7. Invite conversation by permitting comments and responding graciously to those who leave them.
8. Try the following to improve readability:
a.) Short paragraphs
b.) Indent or highlight quotes
c.) Headings and sub headings
e.) Be conversational
g.) Link to or note source (“hat tip”)
h.) Be original
i.) Invite other blog authors
j.) Update content regularly
k.) Does the content theme vary or stay on theme? Experiment to see what your readers like.
l.) Add photos to help illustrate blog posts.
Navigation and Accessibility
Navigating a blog is as important as any web site. Larger blogs may even need a diagram of the entire information architecture to make sure navigation flows properly. With the inclusion of tags, ads, widgets and related blog post links, your pages can quickly become cluttered and difficult to scan.
Make sure to include a global navigation scheme. For blogs, this is often in a header or sidebar. Static pages in blogs can be several levels deep. However, with blogs, sidebars offer a consistent way back up to top levels. When choosing navigation link labels, be keyword descriptive and consistent. Text that creates user confidence toward where you’re guiding them works better than “click here” or “more”.
Blogs are naturally fairly well organized with archives and categories. Your readers may appreciate a section for “Favorite Posts” and “Recent Posts”. Placement of descriptive sub-headings for sections helps readers determine what you’re showing them. You can also suggest where to click by leading readers to a next day’s post or take them back in time by category.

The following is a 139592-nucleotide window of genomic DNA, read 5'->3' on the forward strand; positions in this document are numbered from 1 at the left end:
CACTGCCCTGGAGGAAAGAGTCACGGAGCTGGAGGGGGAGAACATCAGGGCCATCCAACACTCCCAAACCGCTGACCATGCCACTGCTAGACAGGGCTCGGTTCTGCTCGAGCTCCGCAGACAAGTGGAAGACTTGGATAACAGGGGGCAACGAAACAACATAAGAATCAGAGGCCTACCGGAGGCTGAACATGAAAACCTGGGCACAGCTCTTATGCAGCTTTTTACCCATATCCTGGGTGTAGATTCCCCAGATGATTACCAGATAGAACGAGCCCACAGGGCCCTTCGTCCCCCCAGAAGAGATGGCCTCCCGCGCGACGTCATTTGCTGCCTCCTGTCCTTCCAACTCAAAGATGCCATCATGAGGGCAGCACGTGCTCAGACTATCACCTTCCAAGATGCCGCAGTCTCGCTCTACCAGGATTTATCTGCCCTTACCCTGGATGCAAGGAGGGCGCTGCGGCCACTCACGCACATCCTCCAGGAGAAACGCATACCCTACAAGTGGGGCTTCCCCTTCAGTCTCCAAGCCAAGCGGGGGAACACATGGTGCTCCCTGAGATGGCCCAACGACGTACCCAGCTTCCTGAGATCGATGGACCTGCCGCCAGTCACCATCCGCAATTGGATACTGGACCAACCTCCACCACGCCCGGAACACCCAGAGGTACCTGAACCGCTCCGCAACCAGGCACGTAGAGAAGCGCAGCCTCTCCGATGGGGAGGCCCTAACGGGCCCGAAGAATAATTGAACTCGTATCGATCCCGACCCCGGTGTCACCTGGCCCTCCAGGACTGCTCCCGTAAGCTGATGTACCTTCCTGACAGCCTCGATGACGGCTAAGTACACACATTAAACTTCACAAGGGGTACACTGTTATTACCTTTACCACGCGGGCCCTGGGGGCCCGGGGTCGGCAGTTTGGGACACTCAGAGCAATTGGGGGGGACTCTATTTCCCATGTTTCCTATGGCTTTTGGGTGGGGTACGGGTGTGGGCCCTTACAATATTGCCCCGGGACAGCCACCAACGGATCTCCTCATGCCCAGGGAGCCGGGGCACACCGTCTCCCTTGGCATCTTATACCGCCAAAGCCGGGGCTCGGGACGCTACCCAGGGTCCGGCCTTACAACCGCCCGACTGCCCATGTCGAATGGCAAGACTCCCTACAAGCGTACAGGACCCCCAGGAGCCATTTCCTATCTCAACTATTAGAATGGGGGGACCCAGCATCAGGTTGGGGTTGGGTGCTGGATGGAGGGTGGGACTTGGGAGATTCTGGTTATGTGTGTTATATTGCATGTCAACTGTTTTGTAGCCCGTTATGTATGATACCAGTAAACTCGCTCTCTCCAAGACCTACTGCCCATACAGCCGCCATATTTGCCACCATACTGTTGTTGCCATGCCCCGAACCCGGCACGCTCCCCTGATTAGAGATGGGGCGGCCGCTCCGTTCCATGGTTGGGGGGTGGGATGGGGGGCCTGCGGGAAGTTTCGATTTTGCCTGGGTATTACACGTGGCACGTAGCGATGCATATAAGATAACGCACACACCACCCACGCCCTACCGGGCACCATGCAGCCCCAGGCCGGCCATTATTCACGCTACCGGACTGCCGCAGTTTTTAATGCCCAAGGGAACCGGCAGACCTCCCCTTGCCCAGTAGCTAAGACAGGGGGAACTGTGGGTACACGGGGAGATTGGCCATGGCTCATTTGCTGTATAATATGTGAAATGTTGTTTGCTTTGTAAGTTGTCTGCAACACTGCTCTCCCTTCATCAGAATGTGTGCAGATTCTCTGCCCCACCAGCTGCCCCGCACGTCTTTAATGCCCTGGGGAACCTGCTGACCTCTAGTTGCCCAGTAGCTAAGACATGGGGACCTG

Most blog templates contain footers. Modify your footer to include your contact page, RSS feed and even a text-based sitemap. Be sure to indicate the difference between links and sub-headings with underlined text or hover colors. Remember that readers with poor eyesight or who are colorblind sometimes find hover colors or no link decoration difficult. Adding the link attribute to text links is a nice courtesy. Avoid loading up on feed buttons by using Feedburner services. (http://www.feedburner.com/)
Basic accessibility practices offer the same advantages to humans as it does to search engines. Writing up an Accessibility Statement for your blog can assist your special needs visitors.
When you were determining your target reader, you likely weren’t thinking about senior citizens, teenagers, and disabled users who rely on assistive technology to use the Web. Men and women use the Internet differently. Cognitive abilities vary between people. Where some readers remember everything when viewed once, others need reminders and guidance in the user interface. Cluttered pages are a hazard for those with reading difficulties such as Dyslexia and Attention Deficit Syndrome. Diseases that cause hand tremors make using a mouse impossible.
Make the site structure clear and obvious. Screen reader users scan with their ears and are just as impatient as sighted users. They do not listen to every word on the page, the same way that sighted readers do not read every word on the page. Most screen-reader users will not use a “text version” or “screen reader version”, because they’ve learned these are less likely to be updated.
When it’s all said and done, the vital life force of your blog is you. When you complete all the finer points of usability design, you can look forward to a long, rewarding relationship with your readers.
Editor’s note: First published by Search Marketing Standard, 2008. Reprinted here with permission. Written by Kim Krause Berg.